The cruise is over, but, since the universal church is starting a year of reflection on the life of the great apostle,St. Paul, let me share some Pauline connections with this trip. (What the Church is marking is the 2000th anniversary of the birth of St. Paul.)
At Ephesus, St. Paul stayed for a goodly amount of time building on a Christian community that had been started earlier by some other unnamed apostle. Ephesus was a city of a quarter of a million people and Paul was eventually able to speak to about 25,000 people at one time in the theater there. His speech provoked a riot because the silver workers realized that his success there would endanger their industry of making silver statues of the false goddess, Artemis.
At Athens, Paul spoke to the intellectuals at the hill next to the Acropolis where all the philosophers would gather to listen to new ideas. Surely St. Paul thought that if he could convert the deep thinkers, the very influential people of the time, a large number of people could be won to faith in Jesus. Alas, they laughed him away with his "silly" ideas about the resurrection of Jesus from the dead.
Imagine how discouraged Paul was. He writes about his failure in First Corinthians. This failure provoked him to abandon an approach of trying to win people over to Christ by “worldly wisdom.” His new approach would be to focus on the suffering people experience and make the connection with “Christ crucified.” So, after Paul left Athens he went to Corinth for the first time, preaching “Christ crucified” and he was wildly successful. The lesson for our time: shying away from the difficult parts of the Gospel does not win converts. The hard truths of the Gospel are what win people to faith in Christ.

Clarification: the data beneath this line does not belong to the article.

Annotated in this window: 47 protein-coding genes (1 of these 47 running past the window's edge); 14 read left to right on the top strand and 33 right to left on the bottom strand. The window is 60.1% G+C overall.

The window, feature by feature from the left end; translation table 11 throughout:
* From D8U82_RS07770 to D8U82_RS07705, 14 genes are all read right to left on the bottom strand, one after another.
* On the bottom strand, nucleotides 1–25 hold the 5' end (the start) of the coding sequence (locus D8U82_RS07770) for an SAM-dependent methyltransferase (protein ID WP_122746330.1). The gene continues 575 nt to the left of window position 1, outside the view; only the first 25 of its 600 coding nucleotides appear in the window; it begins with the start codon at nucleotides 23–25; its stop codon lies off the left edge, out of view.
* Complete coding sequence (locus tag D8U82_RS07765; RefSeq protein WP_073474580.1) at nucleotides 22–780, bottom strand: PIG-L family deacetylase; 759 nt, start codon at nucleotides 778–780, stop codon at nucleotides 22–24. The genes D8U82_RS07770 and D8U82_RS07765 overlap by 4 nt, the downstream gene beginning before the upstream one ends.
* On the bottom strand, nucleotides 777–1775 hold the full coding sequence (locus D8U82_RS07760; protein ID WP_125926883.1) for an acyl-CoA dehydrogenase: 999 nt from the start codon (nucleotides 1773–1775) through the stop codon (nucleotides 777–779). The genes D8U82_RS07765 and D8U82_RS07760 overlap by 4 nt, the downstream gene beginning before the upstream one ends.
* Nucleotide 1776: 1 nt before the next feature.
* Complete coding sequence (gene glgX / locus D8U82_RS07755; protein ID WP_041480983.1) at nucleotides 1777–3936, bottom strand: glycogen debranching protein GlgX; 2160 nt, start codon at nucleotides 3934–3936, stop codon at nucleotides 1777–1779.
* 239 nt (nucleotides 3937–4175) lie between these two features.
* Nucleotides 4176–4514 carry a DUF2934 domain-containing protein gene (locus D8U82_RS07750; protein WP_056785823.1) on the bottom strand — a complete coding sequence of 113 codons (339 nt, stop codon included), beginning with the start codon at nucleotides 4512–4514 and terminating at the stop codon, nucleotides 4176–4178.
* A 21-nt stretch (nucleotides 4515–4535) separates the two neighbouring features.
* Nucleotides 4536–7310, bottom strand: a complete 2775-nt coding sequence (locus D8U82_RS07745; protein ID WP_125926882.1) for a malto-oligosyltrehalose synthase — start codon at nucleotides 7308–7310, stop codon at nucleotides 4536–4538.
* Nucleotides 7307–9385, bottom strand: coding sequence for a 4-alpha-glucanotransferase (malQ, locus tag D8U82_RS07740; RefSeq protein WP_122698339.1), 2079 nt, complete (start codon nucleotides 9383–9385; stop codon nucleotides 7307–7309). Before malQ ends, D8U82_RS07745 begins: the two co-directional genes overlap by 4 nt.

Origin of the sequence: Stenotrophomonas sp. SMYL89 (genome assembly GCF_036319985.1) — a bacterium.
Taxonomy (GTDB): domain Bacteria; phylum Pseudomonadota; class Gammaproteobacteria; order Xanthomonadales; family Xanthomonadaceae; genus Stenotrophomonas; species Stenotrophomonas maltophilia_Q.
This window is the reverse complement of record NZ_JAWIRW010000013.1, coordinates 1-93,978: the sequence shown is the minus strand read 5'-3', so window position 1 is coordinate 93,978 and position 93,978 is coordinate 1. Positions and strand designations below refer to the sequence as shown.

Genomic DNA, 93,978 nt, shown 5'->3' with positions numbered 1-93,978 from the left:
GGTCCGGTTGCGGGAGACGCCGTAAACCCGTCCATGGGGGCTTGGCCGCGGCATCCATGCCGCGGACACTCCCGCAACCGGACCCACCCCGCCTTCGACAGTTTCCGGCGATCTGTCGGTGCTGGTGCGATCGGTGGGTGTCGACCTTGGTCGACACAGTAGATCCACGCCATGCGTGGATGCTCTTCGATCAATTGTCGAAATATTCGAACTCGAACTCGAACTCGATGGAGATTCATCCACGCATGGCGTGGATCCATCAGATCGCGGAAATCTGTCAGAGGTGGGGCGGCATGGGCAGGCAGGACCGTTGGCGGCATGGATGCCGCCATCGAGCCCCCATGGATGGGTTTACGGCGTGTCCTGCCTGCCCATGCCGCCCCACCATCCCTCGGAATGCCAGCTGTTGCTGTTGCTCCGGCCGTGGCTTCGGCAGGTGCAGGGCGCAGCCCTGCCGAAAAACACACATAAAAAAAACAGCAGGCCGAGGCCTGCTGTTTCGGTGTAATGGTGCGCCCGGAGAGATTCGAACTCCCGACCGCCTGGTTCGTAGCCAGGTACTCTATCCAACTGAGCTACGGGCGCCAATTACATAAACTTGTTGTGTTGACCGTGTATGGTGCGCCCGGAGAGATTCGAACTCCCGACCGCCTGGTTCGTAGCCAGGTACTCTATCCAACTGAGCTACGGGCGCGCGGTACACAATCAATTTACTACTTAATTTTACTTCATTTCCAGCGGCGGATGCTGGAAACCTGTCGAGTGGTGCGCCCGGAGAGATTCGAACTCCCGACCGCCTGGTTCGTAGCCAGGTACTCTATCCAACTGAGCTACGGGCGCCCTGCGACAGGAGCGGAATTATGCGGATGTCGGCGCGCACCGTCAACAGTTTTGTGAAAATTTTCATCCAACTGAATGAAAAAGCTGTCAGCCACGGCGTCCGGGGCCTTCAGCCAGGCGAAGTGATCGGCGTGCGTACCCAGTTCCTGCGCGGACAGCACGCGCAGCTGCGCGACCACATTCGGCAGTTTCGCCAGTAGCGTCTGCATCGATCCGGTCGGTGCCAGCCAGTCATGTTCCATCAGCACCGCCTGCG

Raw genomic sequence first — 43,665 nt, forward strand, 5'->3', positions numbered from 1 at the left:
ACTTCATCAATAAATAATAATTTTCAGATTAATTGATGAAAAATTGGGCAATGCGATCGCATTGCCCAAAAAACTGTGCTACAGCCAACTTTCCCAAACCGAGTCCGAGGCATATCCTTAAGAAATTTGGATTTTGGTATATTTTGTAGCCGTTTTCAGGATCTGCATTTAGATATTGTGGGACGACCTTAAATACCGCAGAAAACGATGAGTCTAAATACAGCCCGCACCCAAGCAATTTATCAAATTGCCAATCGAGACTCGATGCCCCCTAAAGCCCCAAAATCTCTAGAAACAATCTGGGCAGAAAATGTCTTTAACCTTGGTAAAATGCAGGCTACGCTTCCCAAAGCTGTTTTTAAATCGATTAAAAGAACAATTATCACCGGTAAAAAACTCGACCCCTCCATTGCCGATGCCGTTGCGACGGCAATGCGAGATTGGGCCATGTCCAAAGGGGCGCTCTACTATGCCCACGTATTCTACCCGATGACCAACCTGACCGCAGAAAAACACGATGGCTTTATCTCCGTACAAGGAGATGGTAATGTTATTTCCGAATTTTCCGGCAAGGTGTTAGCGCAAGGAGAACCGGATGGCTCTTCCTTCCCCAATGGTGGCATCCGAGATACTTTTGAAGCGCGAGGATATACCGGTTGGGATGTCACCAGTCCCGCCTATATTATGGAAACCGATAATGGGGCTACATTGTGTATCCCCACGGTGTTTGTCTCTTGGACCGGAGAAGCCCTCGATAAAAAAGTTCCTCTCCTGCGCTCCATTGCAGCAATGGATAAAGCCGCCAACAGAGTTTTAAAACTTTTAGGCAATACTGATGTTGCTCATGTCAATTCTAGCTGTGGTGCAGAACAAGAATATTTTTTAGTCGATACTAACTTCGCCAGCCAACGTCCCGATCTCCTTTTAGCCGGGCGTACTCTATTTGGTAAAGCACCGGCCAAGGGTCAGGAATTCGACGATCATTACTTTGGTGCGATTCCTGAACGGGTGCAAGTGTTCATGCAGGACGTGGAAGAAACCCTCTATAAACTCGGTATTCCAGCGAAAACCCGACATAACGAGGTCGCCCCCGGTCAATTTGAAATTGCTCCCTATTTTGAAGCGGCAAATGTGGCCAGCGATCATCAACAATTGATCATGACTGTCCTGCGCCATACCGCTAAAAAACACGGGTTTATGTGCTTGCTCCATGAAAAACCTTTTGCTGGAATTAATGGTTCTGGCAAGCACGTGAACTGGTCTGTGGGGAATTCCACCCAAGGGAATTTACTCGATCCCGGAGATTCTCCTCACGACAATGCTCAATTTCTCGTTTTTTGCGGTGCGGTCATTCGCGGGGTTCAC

We then sailed below Greece and then below the boot of Italy as we made our way to Sicily. St. Paul traveled this route as well. Since this part of the trip is a lot of time at sea, it occurred to me that St. Paul used this “down time” to pray, reflect, rest, and share the faith with with his shipmates. He was in chains at this point, on his way to Rome where he would be beheaded in his most perfect witness to Christ.
Though in chains, “there is no chaining the word of God.” After all, St. Paul wrote two thirds of the New Testament.
Today our ship arrived at the Amalfi Coast of Italy. What spectacular beauty we took in as we sailed in a small boat from Amalfi to Positano and back to Amalfi. In Amalfi we toured the church of St. Andrew, the Apostle. St. Andrew was the first to be called by Jesus to be an apostle. (See the end of the first chapter of the Gospel according to John.) St. Andrew was the first one to bring others to Christ, the first one being his brother, St. Peter. St. Andrew, therefore, is a patron saint for those who wish to bring other people to Jesus.
Tradition has it that he died as a martyr in Greece, crucified to a cross set up in an "X" form. When Constantinople was made the capital of the Roman Empire in the 300's St. Andrew's bones were taken there to be enshrined as the relics of the martyr of the Church that eventually came to be called the Orthodox Church. During the Crusades, these relics were taken to Amalfi and enshrined in the church there.